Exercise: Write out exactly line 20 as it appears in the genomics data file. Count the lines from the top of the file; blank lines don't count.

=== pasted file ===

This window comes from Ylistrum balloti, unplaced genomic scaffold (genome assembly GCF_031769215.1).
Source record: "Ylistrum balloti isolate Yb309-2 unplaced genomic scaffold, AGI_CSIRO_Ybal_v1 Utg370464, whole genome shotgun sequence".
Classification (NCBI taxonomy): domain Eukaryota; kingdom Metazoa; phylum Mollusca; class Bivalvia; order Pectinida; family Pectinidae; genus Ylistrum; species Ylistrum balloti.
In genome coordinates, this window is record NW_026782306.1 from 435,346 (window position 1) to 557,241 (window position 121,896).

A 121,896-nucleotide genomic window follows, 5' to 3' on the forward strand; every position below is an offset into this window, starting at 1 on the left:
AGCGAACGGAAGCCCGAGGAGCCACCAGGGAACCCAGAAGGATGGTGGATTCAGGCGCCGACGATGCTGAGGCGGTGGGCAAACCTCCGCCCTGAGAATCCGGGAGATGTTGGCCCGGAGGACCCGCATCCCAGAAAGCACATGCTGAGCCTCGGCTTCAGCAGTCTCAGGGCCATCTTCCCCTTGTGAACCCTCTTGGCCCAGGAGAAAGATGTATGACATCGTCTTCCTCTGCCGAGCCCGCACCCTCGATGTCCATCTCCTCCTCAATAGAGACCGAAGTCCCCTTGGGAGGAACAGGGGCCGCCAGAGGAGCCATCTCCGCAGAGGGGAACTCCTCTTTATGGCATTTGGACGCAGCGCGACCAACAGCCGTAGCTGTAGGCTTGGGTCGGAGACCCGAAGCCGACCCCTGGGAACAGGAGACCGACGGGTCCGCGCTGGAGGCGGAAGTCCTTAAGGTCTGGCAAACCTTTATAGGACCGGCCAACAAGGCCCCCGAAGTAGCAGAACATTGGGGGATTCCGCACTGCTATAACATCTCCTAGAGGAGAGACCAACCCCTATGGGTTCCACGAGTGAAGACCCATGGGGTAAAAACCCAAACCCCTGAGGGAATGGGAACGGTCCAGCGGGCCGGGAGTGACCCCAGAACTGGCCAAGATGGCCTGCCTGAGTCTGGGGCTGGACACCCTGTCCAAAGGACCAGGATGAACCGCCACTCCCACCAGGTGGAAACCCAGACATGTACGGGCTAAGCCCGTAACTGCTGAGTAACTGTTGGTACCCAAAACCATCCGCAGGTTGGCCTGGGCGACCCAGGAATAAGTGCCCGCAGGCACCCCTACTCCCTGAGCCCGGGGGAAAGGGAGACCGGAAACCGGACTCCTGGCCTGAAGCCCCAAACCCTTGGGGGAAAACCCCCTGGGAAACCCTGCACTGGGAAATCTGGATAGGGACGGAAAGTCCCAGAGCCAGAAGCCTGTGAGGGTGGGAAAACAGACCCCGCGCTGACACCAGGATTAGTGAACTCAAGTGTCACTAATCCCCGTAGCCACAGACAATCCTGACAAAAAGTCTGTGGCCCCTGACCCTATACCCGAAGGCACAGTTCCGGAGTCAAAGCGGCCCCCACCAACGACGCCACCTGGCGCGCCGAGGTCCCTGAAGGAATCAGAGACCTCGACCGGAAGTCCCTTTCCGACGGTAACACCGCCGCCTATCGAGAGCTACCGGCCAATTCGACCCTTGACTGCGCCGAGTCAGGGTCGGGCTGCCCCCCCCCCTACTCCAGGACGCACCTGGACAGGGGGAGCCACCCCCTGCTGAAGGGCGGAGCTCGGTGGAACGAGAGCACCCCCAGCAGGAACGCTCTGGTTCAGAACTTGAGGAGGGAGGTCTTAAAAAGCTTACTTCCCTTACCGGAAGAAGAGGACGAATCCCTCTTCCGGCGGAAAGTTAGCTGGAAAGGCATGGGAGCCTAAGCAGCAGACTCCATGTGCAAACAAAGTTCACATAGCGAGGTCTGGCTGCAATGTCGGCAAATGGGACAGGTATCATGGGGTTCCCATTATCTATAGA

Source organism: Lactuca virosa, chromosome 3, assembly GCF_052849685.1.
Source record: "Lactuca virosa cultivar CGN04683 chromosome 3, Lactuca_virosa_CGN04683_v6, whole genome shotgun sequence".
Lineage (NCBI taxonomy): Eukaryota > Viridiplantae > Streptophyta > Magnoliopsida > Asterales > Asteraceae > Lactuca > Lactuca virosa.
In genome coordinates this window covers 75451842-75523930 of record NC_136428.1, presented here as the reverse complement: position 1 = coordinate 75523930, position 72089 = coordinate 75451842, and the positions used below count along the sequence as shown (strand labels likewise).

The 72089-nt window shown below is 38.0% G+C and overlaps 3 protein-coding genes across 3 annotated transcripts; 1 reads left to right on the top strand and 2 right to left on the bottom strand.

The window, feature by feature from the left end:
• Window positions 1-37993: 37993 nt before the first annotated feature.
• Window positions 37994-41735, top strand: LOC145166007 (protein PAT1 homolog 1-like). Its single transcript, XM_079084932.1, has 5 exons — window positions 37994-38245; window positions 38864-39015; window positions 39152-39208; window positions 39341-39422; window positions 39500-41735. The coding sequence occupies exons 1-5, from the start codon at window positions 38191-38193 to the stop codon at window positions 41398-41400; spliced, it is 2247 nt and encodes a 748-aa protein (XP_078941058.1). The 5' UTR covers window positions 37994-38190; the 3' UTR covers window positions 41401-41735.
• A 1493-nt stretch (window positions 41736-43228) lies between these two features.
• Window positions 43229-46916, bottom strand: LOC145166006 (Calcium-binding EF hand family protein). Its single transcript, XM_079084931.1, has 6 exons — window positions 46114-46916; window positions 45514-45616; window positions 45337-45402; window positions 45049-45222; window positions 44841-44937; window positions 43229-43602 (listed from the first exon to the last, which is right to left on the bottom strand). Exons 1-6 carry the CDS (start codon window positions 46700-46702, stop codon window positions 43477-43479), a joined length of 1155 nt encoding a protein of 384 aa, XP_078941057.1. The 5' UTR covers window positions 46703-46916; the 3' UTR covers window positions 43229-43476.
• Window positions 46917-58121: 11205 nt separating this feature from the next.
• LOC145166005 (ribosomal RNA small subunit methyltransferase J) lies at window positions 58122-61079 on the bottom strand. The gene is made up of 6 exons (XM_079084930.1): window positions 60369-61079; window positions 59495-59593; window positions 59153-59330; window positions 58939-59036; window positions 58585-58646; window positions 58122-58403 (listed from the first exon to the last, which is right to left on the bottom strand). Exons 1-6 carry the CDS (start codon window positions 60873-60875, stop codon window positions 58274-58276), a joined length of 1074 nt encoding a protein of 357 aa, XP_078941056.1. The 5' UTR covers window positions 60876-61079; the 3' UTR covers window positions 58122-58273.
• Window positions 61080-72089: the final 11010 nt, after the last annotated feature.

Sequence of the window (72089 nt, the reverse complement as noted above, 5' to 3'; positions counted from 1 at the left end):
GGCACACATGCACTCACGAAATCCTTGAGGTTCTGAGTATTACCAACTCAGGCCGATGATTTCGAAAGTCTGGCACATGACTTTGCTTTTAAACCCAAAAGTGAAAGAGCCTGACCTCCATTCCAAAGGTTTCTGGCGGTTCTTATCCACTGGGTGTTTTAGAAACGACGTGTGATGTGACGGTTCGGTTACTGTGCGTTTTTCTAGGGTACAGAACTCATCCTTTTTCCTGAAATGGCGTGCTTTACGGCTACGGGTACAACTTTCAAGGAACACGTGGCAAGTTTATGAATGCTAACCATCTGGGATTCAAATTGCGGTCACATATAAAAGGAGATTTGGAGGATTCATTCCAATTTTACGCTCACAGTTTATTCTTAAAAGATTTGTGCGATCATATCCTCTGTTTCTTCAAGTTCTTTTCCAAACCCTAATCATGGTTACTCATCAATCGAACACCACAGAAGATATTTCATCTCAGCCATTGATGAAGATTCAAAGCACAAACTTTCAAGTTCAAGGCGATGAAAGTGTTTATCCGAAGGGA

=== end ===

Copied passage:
Sequence of the window (72089 nt, the reverse complement as noted above, 5' to 3'; positions counted from 1 at the left end):